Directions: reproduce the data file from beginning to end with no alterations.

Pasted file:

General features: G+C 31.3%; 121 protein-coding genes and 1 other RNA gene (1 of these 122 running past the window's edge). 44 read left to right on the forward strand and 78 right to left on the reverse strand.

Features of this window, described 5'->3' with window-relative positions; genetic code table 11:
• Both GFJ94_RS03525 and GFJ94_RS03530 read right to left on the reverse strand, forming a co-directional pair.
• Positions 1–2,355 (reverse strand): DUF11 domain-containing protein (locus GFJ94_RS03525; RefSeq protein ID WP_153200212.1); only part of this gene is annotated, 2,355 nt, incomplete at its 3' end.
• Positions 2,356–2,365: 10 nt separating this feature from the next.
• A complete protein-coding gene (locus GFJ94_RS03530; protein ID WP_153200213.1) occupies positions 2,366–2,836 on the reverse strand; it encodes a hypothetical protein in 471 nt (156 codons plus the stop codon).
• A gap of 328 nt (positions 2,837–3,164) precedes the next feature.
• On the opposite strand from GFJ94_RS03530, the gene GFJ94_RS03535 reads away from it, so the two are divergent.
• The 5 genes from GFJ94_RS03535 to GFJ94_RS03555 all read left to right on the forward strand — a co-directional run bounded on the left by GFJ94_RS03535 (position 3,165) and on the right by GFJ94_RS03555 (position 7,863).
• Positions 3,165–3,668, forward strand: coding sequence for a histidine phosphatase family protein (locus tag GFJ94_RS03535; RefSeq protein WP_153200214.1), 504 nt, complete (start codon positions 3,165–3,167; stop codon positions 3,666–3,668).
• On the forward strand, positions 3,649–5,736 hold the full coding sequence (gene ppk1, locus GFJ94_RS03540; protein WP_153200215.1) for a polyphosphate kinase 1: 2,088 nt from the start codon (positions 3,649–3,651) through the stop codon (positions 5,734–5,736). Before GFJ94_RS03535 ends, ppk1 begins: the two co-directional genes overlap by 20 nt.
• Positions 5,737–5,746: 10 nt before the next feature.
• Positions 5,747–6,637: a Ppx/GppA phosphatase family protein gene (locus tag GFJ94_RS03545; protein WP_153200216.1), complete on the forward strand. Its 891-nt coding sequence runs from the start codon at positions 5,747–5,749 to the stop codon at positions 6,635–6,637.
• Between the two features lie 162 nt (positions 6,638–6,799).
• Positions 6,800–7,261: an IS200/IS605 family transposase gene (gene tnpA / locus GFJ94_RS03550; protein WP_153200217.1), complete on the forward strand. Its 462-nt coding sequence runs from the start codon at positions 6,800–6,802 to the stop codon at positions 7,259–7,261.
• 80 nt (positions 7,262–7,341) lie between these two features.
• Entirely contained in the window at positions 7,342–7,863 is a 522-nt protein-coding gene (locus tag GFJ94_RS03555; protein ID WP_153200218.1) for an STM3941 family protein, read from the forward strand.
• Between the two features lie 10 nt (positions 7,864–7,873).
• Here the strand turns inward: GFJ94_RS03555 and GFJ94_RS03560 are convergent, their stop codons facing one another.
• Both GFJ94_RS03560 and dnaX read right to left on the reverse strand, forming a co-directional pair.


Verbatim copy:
General features: G+C 31.3%; 121 protein-coding genes and 1 other RNA gene (1 of these 122 running past the window's edge). 44 read left to right on the forward strand and 78 right to left on the reverse strand.

Features of this window, described 5'->3' with window-relative positions; genetic code table 11:
• Both GFJ94_RS03525 and GFJ94_RS03530 read right to left on the reverse strand, forming a co-directional pair.
• Positions 1–2,355 (reverse strand): DUF11 domain-containing protein (locus GFJ94_RS03525; RefSeq protein ID WP_153200212.1); only part of this gene is annotated, 2,355 nt, incomplete at its 3' end.
• Positions 2,356–2,365: 10 nt separating this feature from the next.
• A complete protein-coding gene (locus GFJ94_RS03530; protein ID WP_153200213.1) occupies positions 2,366–2,836 on the reverse strand; it encodes a hypothetical protein in 471 nt (156 codons plus the stop codon).
• A gap of 328 nt (positions 2,837–3,164) precedes the next feature.
• On the opposite strand from GFJ94_RS03530, the gene GFJ94_RS03535 reads away from it, so the two are divergent.
• The 5 genes from GFJ94_RS03535 to GFJ94_RS03555 all read left to right on the forward strand — a co-directional run bounded on the left by GFJ94_RS03535 (position 3,165) and on the right by GFJ94_RS03555 (position 7,863).
• Positions 3,165–3,668, forward strand: coding sequence for a histidine phosphatase family protein (locus tag GFJ94_RS03535; RefSeq protein WP_153200214.1), 504 nt, complete (start codon positions 3,165–3,167; stop codon positions 3,666–3,668).
• On the forward strand, positions 3,649–5,736 hold the full coding sequence (gene ppk1, locus GFJ94_RS03540; protein WP_153200215.1) for a polyphosphate kinase 1: 2,088 nt from the start codon (positions 3,649–3,651) through the stop codon (positions 5,734–5,736). Before GFJ94_RS03535 ends, ppk1 begins: the two co-directional genes overlap by 20 nt.
• Positions 5,737–5,746: 10 nt before the next feature.
• Positions 5,747–6,637: a Ppx/GppA phosphatase family protein gene (locus tag GFJ94_RS03545; protein WP_153200216.1), complete on the forward strand. Its 891-nt coding sequence runs from the start codon at positions 5,747–5,749 to the stop codon at positions 6,635–6,637.
• Between the two features lie 162 nt (positions 6,638–6,799).
• Positions 6,800–7,261: an IS200/IS605 family transposase gene (gene tnpA / locus GFJ94_RS03550; protein WP_153200217.1), complete on the forward strand. Its 462-nt coding sequence runs from the start codon at positions 6,800–6,802 to the stop codon at positions 7,259–7,261.
• 80 nt (positions 7,262–7,341) lie between these two features.
• Entirely contained in the window at positions 7,342–7,863 is a 522-nt protein-coding gene (locus tag GFJ94_RS03555; protein ID WP_153200218.1) for an STM3941 family protein, read from the forward strand.
• Between the two features lie 10 nt (positions 7,864–7,873).
• Here the strand turns inward: GFJ94_RS03555 and GFJ94_RS03560 are convergent, their stop codons facing one another.
• Both GFJ94_RS03560 and dnaX read right to left on the reverse strand, forming a co-directional pair.